Prayer Is a Personal Relationship with God
Prayer Is a Personal Relationship with God
At the General Audience the Pope continues his reflection on the Mass
Mass "is a living encounter, and we go to Mass, not to a museum", Pope Francis said at the General Audience on Wednesday, 15 November . Addressing the faithful in Saint Peter's Square, he continued a series of reflections dedicated to "the beauty of the Eucharistic celebration", explaining that it "is prayer 'par excellence', the loftiest, the most sublime, and at the same time the most "concrete'". The following is a translation of the catechesis, which he gave in Italian.
Dear Brothers and Sisters,
We are continuing with the catecheses on the Holy Mass. To illustrate the beauty of the Eucharistic celebration, I would like to begin with a very simple aspect: Mass is prayer; rather, it is prayer par excellence, the loftiest, the most sublime, and at the same time the most “concrete”. In fact it is the loving encounter with God through his Word and the Body and Blood of Jesus. It is an encounter with the Lord.
But first we must answer a question. What truly is prayer? It is first of all a dialogue, a personal relationship with God. Man was created as a being in a personal relationship with God who finds his complete fulfillment only in the encounter with his Creator. The path of life leads toward the definitive encounter with the Lord.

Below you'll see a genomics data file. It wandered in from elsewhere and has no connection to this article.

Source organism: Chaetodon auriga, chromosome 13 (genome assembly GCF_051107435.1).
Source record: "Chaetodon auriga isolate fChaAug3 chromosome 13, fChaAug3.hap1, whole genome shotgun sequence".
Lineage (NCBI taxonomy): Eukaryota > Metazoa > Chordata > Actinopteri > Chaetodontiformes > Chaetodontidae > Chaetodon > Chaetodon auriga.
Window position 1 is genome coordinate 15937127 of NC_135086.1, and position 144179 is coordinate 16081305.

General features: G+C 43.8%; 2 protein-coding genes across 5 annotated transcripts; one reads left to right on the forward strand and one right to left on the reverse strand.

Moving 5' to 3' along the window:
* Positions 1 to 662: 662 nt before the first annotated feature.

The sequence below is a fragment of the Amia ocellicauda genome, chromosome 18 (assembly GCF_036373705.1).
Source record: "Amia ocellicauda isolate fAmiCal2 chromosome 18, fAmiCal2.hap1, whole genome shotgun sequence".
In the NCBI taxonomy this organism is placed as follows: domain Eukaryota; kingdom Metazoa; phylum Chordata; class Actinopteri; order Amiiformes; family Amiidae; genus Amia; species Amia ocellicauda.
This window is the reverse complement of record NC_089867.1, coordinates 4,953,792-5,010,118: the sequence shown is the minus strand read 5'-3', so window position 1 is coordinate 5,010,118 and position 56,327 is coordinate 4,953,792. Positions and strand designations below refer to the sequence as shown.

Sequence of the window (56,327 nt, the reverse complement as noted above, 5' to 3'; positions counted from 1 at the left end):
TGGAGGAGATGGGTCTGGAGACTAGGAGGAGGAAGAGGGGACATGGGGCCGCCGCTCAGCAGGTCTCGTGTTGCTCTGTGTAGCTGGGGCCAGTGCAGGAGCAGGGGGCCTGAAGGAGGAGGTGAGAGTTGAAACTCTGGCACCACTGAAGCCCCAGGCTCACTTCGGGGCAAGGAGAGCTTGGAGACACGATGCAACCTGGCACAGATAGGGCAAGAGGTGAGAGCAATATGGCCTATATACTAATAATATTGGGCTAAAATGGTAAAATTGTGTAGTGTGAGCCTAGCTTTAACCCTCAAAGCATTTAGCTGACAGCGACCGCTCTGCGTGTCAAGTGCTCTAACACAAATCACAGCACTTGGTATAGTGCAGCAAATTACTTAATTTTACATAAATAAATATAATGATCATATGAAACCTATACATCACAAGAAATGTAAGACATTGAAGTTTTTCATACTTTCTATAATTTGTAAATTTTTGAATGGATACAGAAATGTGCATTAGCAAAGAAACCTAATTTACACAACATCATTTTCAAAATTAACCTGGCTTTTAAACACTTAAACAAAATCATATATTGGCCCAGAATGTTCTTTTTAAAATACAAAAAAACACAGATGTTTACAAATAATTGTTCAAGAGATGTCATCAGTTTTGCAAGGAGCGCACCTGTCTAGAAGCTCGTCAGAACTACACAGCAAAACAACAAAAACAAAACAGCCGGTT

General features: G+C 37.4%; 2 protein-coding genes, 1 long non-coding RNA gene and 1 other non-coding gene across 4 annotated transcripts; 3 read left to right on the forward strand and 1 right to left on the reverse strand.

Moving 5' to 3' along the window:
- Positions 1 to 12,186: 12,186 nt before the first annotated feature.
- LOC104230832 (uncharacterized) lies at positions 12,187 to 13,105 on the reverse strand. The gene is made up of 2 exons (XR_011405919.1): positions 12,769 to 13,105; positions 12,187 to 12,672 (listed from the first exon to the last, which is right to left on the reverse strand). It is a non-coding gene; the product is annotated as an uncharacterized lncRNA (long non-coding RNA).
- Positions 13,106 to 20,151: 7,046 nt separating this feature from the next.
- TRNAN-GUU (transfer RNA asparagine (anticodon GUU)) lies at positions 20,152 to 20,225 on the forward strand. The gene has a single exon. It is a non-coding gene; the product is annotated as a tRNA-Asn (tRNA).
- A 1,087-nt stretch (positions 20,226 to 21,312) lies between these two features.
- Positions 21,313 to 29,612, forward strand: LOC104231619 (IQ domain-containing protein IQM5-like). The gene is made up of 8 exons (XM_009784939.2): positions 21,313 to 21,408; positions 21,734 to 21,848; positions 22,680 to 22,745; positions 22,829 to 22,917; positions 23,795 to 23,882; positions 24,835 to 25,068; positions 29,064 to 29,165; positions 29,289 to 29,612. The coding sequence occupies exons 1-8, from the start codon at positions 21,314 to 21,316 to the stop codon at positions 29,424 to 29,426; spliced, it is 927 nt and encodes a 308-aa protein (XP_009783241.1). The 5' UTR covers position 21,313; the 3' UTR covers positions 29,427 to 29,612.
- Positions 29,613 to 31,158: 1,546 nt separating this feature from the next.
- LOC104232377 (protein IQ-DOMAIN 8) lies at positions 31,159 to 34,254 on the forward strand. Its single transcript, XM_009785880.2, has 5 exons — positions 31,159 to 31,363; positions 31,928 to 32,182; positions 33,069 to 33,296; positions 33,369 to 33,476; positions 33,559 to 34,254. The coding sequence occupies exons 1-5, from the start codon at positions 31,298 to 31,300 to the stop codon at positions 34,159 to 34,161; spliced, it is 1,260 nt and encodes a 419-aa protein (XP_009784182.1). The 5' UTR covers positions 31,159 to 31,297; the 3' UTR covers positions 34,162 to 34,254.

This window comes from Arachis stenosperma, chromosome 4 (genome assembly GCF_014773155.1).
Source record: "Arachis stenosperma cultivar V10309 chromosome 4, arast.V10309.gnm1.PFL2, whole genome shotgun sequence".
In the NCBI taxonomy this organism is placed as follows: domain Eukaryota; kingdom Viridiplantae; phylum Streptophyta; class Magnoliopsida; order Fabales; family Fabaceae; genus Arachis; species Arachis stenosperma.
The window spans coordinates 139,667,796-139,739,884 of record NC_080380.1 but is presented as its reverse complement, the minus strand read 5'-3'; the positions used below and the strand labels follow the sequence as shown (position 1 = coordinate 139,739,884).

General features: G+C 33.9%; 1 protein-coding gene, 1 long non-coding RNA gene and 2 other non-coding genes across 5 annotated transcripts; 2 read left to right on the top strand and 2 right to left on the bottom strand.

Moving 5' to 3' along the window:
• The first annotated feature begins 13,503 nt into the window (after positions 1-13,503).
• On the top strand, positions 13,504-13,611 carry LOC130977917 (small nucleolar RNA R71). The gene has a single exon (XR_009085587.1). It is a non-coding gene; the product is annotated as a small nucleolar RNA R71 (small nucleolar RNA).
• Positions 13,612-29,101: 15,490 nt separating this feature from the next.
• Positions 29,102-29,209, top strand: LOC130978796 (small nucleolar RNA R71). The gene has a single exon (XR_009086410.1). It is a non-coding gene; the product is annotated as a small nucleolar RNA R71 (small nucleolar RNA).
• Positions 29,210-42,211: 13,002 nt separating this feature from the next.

The Book of Genesis states that man was created in the image and likeness of God, who is the Father and Son and Holy Spirit, a perfect relationship of love which is unity. From this we can understand that we were all created in order to enter a perfect relationship of love, in the continuous giving and receiving of ourselves so as to be able to find the fulfillment of our being.
When Moses, before the burning bush, receives God’s call, he asks Him His name. And how does God respond? “I am who I am” (Ex 3:14). This expression, in its original sense, expresses presence and favour, and indeed, immediately afterwards God adds: “the Lord, the God of your fathers, the God of Abraham, of Isaac, and of Jacob” (cf. v. 15). Thus, when Christ calls his disciples, he, too, calls them so that they may be with Him. This indeed is the greatest grace: being able to feel that the Mass, the Eucharist, is the privileged moment to be with Jesus and, through him, with God and with brothers and sisters.
Praying, as every true dialogue, is also knowing how to be in silence — in dialogues there are moments of silence — in silence together with Jesus. When we go to Mass, perhaps we arrive five minutes early and begin to chat with the person next to us. But this is not the moment for small talk; it is the moment of silence to prepare ourselves for the dialogue. It is the moment for recollection within the heart, to prepare ourselves for the encounter with Jesus. Silence is so important! Remember what I said last week: we are not going to a spectacle, we are going to the encounter with the Lord, and silence prepares us and accompanies us. Pausing in silence with Jesus. From this mysterious silence of God springs his Word which resonates in our heart. Jesus himself teaches us how it is truly possible to “be” with the Father and he shows us this with his prayer. The Gospels show us Jesus who withdraws to secluded places to pray; seeing his intimate relationship with God, the disciples feel the desire to be able to take part in it, and they ask him: “Lord, teach us to pray” (Lk 11:1). We heard it in the First Reading, at the beginning of the Audience. Jesus responds that the first thing necessary for prayer is being able to say “Father”. Let us take heed: if I am not able to say “Father” to God, I am not capable of prayer. We must learn to say “Father”, that is, to place ourselves in his presence with filial trust. But to be able to learn, we must humbly recognize that we need to be taught, and to say with simplicity: ‘Lord, teach me to pray’.